Underlying national economic conditions remain subdued, with persistent issues in regard to unemployment and continued high levels of financial leverage in some sectors. While there have been some encouraging economic reports, conditions are generally thought to have trended flat to down. Although there has been some improvement in recent months, the housing market remains troubled and issues regarding home foreclosures remain prominent topics of discussion in the media and within government. Federal, state and municipal budget deficits and debt levels have received significant political and media attention, and sovereign fiscal issues in a number of European nations, as well as slowing economies in both Europe and China have caused significant uncertainty in financial markets worldwide and created concern that this weakness will put new pressure on the United States.


The pace of bank failures has declined from 2011, with just 43 failures through the end of the third quarter. Most closures have been the result of capital and asset quality problems, rather than the liquidity issues that resulted in the failures and near-failures of some of the largest financial institutions in the world during the initial phase of the financial crisis. The 2008 through early 2010 period saw unprecedented intervention by governments in markets and the financial services industry as the United States saw the two largest bank failures in its history in 2008, as well as failures of other major financial institutions, forced mergers and massive government bailouts. The United States Government responded to these events with legislation, including the Emergency Economic Stabilization Act of 2008, which authorized the Troubled Asset Relief Program ("TARP"), and the American Recovery and Reinvestment Act of 2010 ("ARRA"), more commonly known as the economic stimulus or economic recovery package, which was intended to stimulate the economy and provide for extensive infrastructure, energy, health and education needs. In addition, the Federal Reserve Board ("FRB"), implemented a variety of major initiatives, including a sharp easing of monetary policy and direct intervention in a number of financial markets, and the Federal Deposit Insurance Corporation ("FDIC"), the Treasury Department and other bank regulatory agencies also instituted a wide variety of programs. The FRB has lowered its expectations for near term economic recovery in the United States and many economists have done the same. The overhang of significant loan and asset quality problems, as well as uncertainty regarding the eventual need for the FRB to move away from its easy money policy and the need for the FRB and other elements of the government to withdraw various supporting mechanisms remain concerns for both the economy and financial markets. It is not clear how aggressive the government will be in unwinding some of the programs that are now in place, if any of those programs are to be unwound at all. Given current conditions, it does not seem likely that there will be any attempt to unwind these in the near term. More recently, the FRB has attempted to influence the shape of the yield curve by selling shorter term bonds and buying longer term bonds, with a goal of reducing longer term interest rates, and has indicated that additional actions may be necessary.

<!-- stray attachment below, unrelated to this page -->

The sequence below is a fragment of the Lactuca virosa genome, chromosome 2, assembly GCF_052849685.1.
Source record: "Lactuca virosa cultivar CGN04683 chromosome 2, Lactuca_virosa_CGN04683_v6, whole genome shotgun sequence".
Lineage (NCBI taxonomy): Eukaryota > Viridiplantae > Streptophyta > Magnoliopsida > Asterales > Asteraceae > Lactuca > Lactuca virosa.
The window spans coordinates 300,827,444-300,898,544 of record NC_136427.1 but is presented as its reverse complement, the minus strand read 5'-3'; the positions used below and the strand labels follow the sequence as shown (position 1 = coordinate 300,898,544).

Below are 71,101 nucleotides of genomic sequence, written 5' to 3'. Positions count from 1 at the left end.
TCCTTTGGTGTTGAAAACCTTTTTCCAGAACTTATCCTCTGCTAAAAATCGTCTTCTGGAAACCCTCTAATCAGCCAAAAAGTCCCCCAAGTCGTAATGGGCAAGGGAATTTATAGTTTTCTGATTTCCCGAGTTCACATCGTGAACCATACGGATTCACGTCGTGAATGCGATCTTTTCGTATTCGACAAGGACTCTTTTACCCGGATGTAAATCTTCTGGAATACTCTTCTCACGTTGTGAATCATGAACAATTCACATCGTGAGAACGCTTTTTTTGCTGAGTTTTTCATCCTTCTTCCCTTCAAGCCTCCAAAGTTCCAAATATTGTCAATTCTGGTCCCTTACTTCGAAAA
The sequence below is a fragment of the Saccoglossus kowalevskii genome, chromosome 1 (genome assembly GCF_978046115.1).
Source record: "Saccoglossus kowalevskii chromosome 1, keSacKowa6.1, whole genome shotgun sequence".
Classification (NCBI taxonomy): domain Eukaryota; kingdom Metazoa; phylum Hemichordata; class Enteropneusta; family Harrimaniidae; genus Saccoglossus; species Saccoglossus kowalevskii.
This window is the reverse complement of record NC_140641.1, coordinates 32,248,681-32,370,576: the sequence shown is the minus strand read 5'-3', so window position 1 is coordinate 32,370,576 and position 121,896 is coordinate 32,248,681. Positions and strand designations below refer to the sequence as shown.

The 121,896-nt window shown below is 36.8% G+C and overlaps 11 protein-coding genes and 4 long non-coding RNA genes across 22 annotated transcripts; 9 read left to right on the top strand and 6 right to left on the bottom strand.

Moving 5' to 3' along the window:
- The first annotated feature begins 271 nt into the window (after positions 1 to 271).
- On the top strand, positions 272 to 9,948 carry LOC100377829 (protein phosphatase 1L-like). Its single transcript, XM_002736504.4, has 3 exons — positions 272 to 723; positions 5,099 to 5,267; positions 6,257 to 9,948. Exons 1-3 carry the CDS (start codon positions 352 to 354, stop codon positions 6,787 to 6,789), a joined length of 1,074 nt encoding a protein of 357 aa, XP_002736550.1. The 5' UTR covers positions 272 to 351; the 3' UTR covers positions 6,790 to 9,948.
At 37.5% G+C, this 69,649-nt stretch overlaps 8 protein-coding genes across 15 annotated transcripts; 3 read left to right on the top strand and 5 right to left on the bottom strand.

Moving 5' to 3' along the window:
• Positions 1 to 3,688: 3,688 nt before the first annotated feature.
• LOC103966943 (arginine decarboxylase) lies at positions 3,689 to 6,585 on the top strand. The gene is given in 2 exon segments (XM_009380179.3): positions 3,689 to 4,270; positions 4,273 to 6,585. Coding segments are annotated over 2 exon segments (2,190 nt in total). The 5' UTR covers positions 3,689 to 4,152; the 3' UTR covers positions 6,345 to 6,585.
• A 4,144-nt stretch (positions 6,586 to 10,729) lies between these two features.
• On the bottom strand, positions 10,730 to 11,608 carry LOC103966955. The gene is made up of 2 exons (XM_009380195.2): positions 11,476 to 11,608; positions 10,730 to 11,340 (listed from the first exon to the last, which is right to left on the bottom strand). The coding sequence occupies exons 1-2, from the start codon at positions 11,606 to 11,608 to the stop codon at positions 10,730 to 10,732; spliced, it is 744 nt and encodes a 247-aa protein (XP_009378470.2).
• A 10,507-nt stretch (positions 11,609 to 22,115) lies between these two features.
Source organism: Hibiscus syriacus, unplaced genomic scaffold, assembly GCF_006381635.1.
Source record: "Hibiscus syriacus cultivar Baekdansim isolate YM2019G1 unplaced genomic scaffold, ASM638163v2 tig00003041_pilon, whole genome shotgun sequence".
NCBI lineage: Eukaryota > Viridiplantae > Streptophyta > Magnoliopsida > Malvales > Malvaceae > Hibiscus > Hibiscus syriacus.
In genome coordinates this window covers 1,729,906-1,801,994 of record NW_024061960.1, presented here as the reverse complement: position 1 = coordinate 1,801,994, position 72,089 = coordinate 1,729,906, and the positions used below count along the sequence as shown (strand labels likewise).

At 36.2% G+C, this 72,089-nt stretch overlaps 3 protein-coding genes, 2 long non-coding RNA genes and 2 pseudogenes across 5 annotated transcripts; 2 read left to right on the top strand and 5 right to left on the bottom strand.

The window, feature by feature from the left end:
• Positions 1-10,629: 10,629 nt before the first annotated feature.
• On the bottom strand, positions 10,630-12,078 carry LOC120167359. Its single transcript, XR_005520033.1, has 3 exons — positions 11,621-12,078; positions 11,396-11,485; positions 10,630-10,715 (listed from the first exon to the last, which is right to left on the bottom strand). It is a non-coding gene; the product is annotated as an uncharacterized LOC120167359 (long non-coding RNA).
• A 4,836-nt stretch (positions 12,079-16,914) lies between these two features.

The federal government, primarily through the Treasury Department and the federal banking agencies, is also implementing the financial reform bill, the "Dodd-Frank Wall Street Reform and Consumer Protection Act" (the "Dodd-Frank Act."), which has had and will likely continue to have a significant impact on the financial services industry. Regulatory changes that have been implemented to date have reduced interchange revenue level that banks previously earned. In June 2012, the Board of Governors of the FRB approved notices of proposed rulemaking ("NPRs") to, among other things, implement the Basel III minimum capital requirements and capital conservation buffer. Final rules are expected to be published jointly by the Federal Reserve, the FDIC and the Office of the Comptroller of the Currency after each agency has completed its approval process. If approved in their current form, the NPRs would be effective over a phased-in period from 2013 to 2019. We are in the process of evaluating the impact of the proposed rules on the Company and the Bank.


TrustCo believes that its long-term focus on traditional banking services has enabled the Company to avoid significant impact from asset quality problems and that the Company's strong liquidity and solid capital positions have allowed the Company to continue to conduct business in a manner consistent with its past practice. TrustCo has not engaged in the types of high risk loans and investments that have led to the widely reported problems in the industry. Nevertheless, the Company has experienced an increase in nonperforming loans, although management believes the level remains manageable. While the Company does not expect to see a significant change in the inherent risk of loss in its loan portfolios at September 30, 2012, should general housing prices and other economic measures, such as unemployment, in the Company's market areas deteriorate, the Company may experience an increase in the level of credit risk and in the amount of its classified and nonperforming loans.